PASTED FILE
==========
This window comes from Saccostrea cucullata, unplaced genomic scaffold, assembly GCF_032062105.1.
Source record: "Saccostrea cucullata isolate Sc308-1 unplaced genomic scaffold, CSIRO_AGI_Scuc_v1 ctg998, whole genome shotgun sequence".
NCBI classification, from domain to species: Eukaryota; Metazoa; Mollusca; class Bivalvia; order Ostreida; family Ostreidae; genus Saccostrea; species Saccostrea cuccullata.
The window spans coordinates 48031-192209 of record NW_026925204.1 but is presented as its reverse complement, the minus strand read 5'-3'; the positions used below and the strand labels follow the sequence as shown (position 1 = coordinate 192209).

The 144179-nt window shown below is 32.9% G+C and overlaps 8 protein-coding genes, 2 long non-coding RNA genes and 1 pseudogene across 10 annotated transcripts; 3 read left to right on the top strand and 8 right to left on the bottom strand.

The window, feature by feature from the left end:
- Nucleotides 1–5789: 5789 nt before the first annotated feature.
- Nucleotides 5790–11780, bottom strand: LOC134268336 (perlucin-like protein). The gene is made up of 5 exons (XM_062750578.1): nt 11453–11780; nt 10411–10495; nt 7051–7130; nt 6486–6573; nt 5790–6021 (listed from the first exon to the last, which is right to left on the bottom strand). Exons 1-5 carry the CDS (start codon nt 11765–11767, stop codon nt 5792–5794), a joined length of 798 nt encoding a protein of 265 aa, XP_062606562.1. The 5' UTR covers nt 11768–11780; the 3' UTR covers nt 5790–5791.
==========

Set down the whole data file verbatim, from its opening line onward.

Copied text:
This window comes from Saccostrea cucullata, unplaced genomic scaffold, assembly GCF_032062105.1.
Source record: "Saccostrea cucullata isolate Sc308-1 unplaced genomic scaffold, CSIRO_AGI_Scuc_v1 ctg998, whole genome shotgun sequence".
NCBI classification, from domain to species: Eukaryota; Metazoa; Mollusca; class Bivalvia; order Ostreida; family Ostreidae; genus Saccostrea; species Saccostrea cuccullata.
The window spans coordinates 48031-192209 of record NW_026925204.1 but is presented as its reverse complement, the minus strand read 5'-3'; the positions used below and the strand labels follow the sequence as shown (position 1 = coordinate 192209).

The 144179-nt window shown below is 32.9% G+C and overlaps 8 protein-coding genes, 2 long non-coding RNA genes and 1 pseudogene across 10 annotated transcripts; 3 read left to right on the top strand and 8 right to left on the bottom strand.

The window, feature by feature from the left end:
- Nucleotides 1–5789: 5789 nt before the first annotated feature.
- Nucleotides 5790–11780, bottom strand: LOC134268336 (perlucin-like protein). The gene is made up of 5 exons (XM_062750578.1): nt 11453–11780; nt 10411–10495; nt 7051–7130; nt 6486–6573; nt 5790–6021 (listed from the first exon to the last, which is right to left on the bottom strand). Exons 1-5 carry the CDS (start codon nt 11765–11767, stop codon nt 5792–5794), a joined length of 798 nt encoding a protein of 265 aa, XP_062606562.1. The 5' UTR covers nt 11768–11780; the 3' UTR covers nt 5790–5791.